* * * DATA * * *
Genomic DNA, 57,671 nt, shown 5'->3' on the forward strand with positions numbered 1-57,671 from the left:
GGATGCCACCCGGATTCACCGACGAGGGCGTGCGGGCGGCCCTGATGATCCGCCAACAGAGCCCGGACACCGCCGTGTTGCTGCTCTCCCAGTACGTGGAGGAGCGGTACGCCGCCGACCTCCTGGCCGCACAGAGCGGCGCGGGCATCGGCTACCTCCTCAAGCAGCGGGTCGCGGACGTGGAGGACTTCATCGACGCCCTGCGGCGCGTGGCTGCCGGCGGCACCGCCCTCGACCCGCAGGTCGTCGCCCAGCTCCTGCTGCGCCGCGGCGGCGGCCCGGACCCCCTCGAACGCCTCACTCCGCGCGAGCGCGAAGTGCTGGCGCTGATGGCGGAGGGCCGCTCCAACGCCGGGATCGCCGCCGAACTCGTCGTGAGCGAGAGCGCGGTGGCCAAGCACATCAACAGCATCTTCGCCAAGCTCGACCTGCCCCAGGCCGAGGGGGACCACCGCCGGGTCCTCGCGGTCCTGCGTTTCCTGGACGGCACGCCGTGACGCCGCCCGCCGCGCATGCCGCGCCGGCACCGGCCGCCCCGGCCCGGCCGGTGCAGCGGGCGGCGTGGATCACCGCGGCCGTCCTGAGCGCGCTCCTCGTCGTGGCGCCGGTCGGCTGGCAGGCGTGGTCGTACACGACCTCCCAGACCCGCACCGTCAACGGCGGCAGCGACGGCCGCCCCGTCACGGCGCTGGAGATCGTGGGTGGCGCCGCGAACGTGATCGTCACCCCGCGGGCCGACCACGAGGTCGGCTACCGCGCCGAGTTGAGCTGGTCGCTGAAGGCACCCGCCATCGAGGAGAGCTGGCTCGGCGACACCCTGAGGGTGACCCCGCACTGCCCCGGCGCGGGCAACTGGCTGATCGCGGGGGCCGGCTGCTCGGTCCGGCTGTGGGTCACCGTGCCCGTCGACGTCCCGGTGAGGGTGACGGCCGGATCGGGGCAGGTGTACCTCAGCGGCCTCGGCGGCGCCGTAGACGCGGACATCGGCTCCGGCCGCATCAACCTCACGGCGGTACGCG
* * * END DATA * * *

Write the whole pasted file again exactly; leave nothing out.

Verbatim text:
Genomic DNA, 57,671 nt, shown 5'->3' on the forward strand with positions numbered 1-57,671 from the left:
GGATGCCACCCGGATTCACCGACGAGGGCGTGCGGGCGGCCCTGATGATCCGCCAACAGAGCCCGGACACCGCCGTGTTGCTGCTCTCCCAGTACGTGGAGGAGCGGTACGCCGCCGACCTCCTGGCCGCACAGAGCGGCGCGGGCATCGGCTACCTCCTCAAGCAGCGGGTCGCGGACGTGGAGGACTTCATCGACGCCCTGCGGCGCGTGGCTGCCGGCGGCACCGCCCTCGACCCGCAGGTCGTCGCCCAGCTCCTGCTGCGCCGCGGCGGCGGCCCGGACCCCCTCGAACGCCTCACTCCGCGCGAGCGCGAAGTGCTGGCGCTGATGGCGGAGGGCCGCTCCAACGCCGGGATCGCCGCCGAACTCGTCGTGAGCGAGAGCGCGGTGGCCAAGCACATCAACAGCATCTTCGCCAAGCTCGACCTGCCCCAGGCCGAGGGGGACCACCGCCGGGTCCTCGCGGTCCTGCGTTTCCTGGACGGCACGCCGTGACGCCGCCCGCCGCGCATGCCGCGCCGGCACCGGCCGCCCCGGCCCGGCCGGTGCAGCGGGCGGCGTGGATCACCGCGGCCGTCCTGAGCGCGCTCCTCGTCGTGGCGCCGGTCGGCTGGCAGGCGTGGTCGTACACGACCTCCCAGACCCGCACCGTCAACGGCGGCAGCGACGGCCGCCCCGTCACGGCGCTGGAGATCGTGGGTGGCGCCGCGAACGTGATCGTCACCCCGCGGGCCGACCACGAGGTCGGCTACCGCGCCGAGTTGAGCTGGTCGCTGAAGGCACCCGCCATCGAGGAGAGCTGGCTCGGCGACACCCTGAGGGTGACCCCGCACTGCCCCGGCGCGGGCAACTGGCTGATCGCGGGGGCCGGCTGCTCGGTCCGGCTGTGGGTCACCGTGCCCGTCGACGTCCCGGTGAGGGTGACGGCCGGATCGGGGCAGGTGTACCTCAGCGGCCTCGGCGGCGCCGTAGACGCGGACATCGGCTCCGGCCGCATCAACCTCACGGCGGTACGCG